Screen: (Strong’# 4539) “macak” maw-sawk' from 5526; a cover, i.e. veil:--covering, curtain,
“For the gate of the court there shall be a screen twenty cubits long, woven of blue, purple, and
scarlet thread, and fine woven linen, made by a weaver. It shall have four pillars and four
sockets. All the pillars around the court shall have bands of silver; their hooks shall be of silver
and their sockets of bronze.” Exod 27:16, 17
Screen: (Strong’s # 4539) "macak" maw-sawk' from 5526; a cover, i.e. veil:--covering, curtain,
Thus as we had previously stated all the curtains which were to be suspended (i.e. “hung”, the past
tense of “hang”, in Hebrew “qelaim” to hang, See Young’s Analytical Concordance) by way of hooks
or fillets (rods) were all considered “hangings” this irregardless as to whether or not they were 5 cubits
long hangings or a 100 cubits long hangings.
Hanging: The act of suspending something (hanging it from above so it moves freely).
Curtain: A hanging cloth used as a blind; any barrier to communication or vision.
Alek states: I do agree on the length of the "hangings". However, they were not one long piece 100
cubits long - they were 20 pieces, 5 cubits each. The text indeed does not say explicitly that "hangings"
were 5 cubits, however 5 cubits is the only possible mathematical solution.
In other words, since each side of the court had to have at least two "hangings" (plural, remember?),
and the smallest side of the courtyard was 15 cubits, the next smallest whole divisor of 15 is... Guess
what? Its 5, there is simply no way you can satisfy the Biblical description in any other way, except of
‘course if you do not care about math rules.
In Reply, I believe that in the foregoing comments we have explained to the best of our ability the Lord’s
use of the word “hangings” in its plural sense as used in conjunction with the courtyard and its
We stated: Once again note the LORD’s words,
“And along the width of the court on the west side (the rear of the court, which the Lord specified
was to be 50 cubits in length, Verse 18) shall be hangings of fifty cubits, with their ten pillars and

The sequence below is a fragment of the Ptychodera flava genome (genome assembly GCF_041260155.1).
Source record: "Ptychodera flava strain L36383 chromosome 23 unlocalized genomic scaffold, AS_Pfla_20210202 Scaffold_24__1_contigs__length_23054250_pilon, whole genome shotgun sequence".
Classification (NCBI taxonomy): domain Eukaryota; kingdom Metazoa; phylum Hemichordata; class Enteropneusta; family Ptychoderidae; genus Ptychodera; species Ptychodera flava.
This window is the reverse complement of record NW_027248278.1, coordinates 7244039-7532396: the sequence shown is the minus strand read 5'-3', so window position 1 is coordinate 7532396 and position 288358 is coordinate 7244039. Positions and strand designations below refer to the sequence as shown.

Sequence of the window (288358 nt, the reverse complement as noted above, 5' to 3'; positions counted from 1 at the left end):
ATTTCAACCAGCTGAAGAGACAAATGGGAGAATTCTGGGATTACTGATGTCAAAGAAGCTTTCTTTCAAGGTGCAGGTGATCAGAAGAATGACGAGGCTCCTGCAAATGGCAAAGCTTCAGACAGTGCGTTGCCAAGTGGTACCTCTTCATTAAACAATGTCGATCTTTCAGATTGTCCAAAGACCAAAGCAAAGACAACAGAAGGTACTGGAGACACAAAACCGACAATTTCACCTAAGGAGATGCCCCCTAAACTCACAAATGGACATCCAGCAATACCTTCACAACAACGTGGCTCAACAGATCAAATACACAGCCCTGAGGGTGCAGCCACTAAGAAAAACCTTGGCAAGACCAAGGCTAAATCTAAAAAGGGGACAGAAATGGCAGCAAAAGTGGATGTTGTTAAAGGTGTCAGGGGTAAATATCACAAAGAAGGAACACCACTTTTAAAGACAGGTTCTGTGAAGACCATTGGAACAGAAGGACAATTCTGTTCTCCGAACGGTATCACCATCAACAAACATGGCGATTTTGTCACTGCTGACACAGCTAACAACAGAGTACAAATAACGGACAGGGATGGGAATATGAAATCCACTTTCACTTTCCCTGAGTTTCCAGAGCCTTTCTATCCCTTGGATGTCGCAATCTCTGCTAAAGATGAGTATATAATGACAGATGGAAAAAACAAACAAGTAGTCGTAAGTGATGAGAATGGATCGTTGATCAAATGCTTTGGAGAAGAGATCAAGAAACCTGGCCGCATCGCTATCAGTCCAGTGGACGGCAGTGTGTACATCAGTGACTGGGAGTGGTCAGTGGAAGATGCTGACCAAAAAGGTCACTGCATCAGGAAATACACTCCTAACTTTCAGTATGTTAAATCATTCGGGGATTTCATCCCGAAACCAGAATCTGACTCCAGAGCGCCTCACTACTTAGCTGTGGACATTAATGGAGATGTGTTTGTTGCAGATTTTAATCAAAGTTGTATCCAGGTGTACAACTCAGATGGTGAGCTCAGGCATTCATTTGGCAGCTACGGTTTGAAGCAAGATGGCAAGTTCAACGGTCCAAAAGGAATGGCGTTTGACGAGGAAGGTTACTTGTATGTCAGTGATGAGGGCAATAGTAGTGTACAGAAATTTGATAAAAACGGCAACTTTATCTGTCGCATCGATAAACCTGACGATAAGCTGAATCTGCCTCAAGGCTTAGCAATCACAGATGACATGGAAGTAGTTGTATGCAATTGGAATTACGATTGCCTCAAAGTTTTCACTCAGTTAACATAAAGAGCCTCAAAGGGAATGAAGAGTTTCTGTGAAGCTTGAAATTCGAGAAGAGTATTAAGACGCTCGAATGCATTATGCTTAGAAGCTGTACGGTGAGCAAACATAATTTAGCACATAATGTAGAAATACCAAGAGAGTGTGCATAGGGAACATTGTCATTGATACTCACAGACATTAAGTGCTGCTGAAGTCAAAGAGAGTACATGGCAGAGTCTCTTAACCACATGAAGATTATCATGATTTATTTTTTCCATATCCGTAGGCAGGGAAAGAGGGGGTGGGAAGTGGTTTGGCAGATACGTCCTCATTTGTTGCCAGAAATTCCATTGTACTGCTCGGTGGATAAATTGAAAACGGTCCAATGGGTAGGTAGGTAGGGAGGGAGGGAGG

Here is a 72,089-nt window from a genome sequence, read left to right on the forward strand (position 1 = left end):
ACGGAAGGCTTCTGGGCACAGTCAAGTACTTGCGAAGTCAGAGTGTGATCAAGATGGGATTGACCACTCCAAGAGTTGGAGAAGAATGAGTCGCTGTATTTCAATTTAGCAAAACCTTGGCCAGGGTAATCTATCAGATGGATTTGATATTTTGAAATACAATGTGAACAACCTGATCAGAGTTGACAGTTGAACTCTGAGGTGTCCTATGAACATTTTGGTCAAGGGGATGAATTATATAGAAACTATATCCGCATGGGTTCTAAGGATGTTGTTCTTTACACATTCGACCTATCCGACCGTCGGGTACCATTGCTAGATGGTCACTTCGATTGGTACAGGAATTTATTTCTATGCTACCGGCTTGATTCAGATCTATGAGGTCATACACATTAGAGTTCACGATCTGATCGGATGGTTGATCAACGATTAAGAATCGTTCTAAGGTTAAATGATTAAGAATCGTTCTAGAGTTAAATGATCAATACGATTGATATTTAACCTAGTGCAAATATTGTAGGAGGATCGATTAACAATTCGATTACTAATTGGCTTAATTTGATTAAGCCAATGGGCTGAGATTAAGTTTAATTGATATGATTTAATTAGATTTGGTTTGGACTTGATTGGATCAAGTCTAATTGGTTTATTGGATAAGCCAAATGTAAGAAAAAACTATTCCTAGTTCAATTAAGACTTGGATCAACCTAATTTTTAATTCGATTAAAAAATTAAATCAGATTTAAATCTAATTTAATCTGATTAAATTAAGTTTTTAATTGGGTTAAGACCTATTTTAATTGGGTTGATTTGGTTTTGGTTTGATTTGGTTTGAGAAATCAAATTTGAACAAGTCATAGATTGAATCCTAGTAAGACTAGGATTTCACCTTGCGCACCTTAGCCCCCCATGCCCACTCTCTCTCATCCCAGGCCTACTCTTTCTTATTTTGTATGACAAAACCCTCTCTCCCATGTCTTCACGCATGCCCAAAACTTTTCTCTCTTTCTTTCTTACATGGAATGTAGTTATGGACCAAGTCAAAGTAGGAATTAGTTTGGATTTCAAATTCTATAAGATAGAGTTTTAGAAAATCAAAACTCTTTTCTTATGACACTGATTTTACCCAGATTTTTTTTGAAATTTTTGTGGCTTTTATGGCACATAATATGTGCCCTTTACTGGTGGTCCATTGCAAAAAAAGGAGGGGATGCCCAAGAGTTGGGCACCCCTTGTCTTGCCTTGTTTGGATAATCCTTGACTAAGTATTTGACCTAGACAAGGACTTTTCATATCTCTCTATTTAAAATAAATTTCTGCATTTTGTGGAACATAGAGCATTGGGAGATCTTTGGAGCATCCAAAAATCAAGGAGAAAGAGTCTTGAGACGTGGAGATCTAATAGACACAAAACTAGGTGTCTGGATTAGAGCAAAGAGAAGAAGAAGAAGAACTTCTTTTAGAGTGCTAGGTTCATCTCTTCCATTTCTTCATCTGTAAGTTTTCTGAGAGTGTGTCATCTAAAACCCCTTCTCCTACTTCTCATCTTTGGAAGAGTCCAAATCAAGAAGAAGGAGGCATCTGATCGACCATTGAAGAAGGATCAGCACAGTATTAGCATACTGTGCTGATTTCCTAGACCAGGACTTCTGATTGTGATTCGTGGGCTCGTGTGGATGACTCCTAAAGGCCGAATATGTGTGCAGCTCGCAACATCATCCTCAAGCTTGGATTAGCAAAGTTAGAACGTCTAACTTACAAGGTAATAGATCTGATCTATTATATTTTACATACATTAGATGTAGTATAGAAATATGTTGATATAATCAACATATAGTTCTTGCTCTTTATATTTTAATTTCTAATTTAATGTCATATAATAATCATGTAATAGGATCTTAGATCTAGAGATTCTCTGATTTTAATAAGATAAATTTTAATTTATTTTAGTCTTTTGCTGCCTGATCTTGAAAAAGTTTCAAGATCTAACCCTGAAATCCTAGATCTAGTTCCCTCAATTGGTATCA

their ten sockets.” (Exod 27: 12)
Note especially here that the overall length of 50 cubits is with the inclusion of the ten pillars, there is
no additional length to be added to the dimensions of the court by the pillars.
In response Alek states: This is not an honest argument. If you are saying that there is no additional
length to be added to the dimensions of the court by the pillars, this also means that there is no
additional pillar to be added to the sides of the court. And we both add (or rather -count) one extra
(corner) pillar as the side of the court. You know, because we both know better.
So, it is either extra length and extra pillar, or it neither, extra length or extra pillar. Otherwise, you are
nothing but exploiting the rules of argument and logic.
In Reply, actually when rightfully understood it will be observed that we have to the contrary added
no additional pillars save those which the Lord has designated, this will be seen when we present our
As stated before there is no direct scriptural text stating that there was to be exactly 5 cubits of distance
between each post this is only a matter of inference on our part based upon the facts as given.
In response Alek states: Yes, I agree. But this is the only possible inference that you can draw out of
the description without violating basic rules of mathematics.
In Reply, There could be no violation of any rules where none are given. An inference is only a logical
conclusion based on the facts as given, however this does not make it a certainty. You have 100 cubits
and 20 pillars, 20 divides into 100 five times thus it is only natural to assume that the pillars were equally
space 5 cubits apart one from another, but this still is only an assumption as no direct statement to the
fact is made. We will attempt to address this issue likewise when we present our diagrams in our next